Having completed her report, Irvine didn’t testify before the hearing—denying McLeod an opportunity to cross-examine her about her investigative techniques; and, perhaps more important, denying McLeod an opportunity to ask her follow-up questions about the witnesses that she did interview. Nor did most of the students interviewed by Irvine testify at the hearing. As a result, McLeod’s attorneys point out, the student was convicted on the basis of “indirect double-hearsay” evidence. This double-hearsay material included an anonymous witness who said that he or she saw the accuser incapacitated on the night of the incident. In a remarkable coincidence, that anonymous witness made his or her presence known to Irvine on the same day that Irvine asked the accuser about her violation of a mutual no-contact order between the accuser and McLeod.
The amended complaint alleges that Irvine concealed her lack of a private investigator’s license from McLeod—vital information, since it would have easily allowed McLeod to impeach the non-investigator’s report. Perhaps more explosively, the complaint suggests that Irvine wasn’t an “independent” investigator at all, in that Duke placed restrictions on her inquiry, chiefly by telling her not to interview non-student witnesses. In the event, the official contract between Irvine and Duke was not revealed to McLeod during the hearing process, so McLeod had no way of knowing about whether any formal or informal restrictions had been placed on Irvine’s ability to gather facts.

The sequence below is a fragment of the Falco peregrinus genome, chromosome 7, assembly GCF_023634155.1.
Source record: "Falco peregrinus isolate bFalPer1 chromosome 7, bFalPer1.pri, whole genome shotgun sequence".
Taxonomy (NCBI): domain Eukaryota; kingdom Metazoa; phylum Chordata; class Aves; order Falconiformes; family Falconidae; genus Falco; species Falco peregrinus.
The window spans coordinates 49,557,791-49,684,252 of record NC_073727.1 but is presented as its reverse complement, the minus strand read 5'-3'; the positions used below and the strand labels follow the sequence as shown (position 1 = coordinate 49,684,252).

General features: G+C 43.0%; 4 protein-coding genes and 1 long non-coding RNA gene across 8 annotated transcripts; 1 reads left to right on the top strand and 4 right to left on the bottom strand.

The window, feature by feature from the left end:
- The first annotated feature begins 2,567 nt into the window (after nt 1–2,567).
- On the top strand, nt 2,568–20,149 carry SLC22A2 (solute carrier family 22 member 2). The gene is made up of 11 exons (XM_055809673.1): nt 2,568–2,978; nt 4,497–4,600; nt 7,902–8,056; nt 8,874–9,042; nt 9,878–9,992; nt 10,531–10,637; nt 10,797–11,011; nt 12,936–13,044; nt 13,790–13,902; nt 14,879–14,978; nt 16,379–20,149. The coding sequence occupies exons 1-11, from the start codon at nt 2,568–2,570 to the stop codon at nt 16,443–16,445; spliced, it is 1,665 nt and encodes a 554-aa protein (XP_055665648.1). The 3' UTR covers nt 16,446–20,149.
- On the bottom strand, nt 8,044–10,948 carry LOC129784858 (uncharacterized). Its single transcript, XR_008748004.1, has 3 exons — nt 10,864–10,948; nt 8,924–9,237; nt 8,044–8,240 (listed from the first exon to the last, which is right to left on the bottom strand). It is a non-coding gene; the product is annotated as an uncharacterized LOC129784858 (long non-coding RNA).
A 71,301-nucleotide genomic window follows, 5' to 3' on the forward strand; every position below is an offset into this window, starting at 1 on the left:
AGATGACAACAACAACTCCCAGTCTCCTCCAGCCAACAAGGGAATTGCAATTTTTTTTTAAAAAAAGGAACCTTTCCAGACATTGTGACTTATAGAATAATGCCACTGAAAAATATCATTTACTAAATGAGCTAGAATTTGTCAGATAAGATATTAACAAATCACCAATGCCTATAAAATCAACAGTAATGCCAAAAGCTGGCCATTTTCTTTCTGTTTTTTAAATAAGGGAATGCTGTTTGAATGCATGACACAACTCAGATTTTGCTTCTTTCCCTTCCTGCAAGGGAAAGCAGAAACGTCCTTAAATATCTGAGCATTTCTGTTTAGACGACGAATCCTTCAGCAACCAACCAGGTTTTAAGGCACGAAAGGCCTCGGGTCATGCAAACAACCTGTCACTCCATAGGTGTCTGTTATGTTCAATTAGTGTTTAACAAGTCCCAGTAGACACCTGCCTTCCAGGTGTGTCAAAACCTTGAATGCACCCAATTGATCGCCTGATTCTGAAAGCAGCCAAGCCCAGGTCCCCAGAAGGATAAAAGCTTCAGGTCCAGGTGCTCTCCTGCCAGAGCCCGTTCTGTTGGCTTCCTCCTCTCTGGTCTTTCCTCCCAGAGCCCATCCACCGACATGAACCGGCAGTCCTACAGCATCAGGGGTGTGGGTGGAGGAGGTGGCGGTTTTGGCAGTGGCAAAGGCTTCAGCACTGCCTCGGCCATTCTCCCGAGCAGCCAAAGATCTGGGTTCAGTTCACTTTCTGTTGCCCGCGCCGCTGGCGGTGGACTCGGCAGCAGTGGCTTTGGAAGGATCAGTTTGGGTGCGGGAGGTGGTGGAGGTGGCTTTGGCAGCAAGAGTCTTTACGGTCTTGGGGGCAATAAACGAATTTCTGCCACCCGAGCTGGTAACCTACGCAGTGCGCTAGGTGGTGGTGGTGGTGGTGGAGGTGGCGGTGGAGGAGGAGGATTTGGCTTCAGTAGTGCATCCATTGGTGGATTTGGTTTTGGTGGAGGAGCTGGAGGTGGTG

The amended complaint argues that Duke’s due process shortcomings were more than exposed by the handling of the lacrosse “fiasco,” and yet Duke never did anything to correct its many errors. (Indeed, if not for what appears in retrospect to have been an insincere apology from President Richard Brodhead, there’d be no reason to believe that the Duke administration did anything wrong in the lacrosse case, even as the university paid around $23 million overall in settlements to the members of the lacrosse team and the team’s former coach.) And the complaint argues that Duke should have been on notice about the shortcomings in how it evaluated intoxication issues since FIRE raised precisely this point several years ago.
The complaint hints at a few other interesting matters:
(1) In violation of a no-contact order, the accuser attended a social event at McLeod’s off-campus residence. She allegedly spoke with Sheila Broderick of the Duke Women’s Center before doing so, with Broderick suggesting that the accuser was allowed to violate the order. Broderick did not respond to a request for comment.
(2) The training material that Duke provides for its sexual misconduct panelists is wildly biased, and includes the alleged “fact” that less than 2 percent of rape claims are false. That “training” doubtless was welcomed by the chair of McLeod’s panel, a gender violence researcher. (Imagine the outrage if Duke sexual assault tribunals were chaired by, say, a researcher in men’s rights issues.)
(3) Duke officials discouraged McLeod from having an attorney work with him through the disciplinary process.
(4) When McLeod asked Dean Bryan for a copy of Duke’s new (but unpublished) policy stating that expulsion was presumed punishment for sexual assault cases, Dean Bryan allegedly replied, “You can get it when you sue us.”
The complaint reasons that Duke’s goal was “to make an example” of McLeod. But “justice” in sexual assault cases has never been much of a concern to the current Duke administration.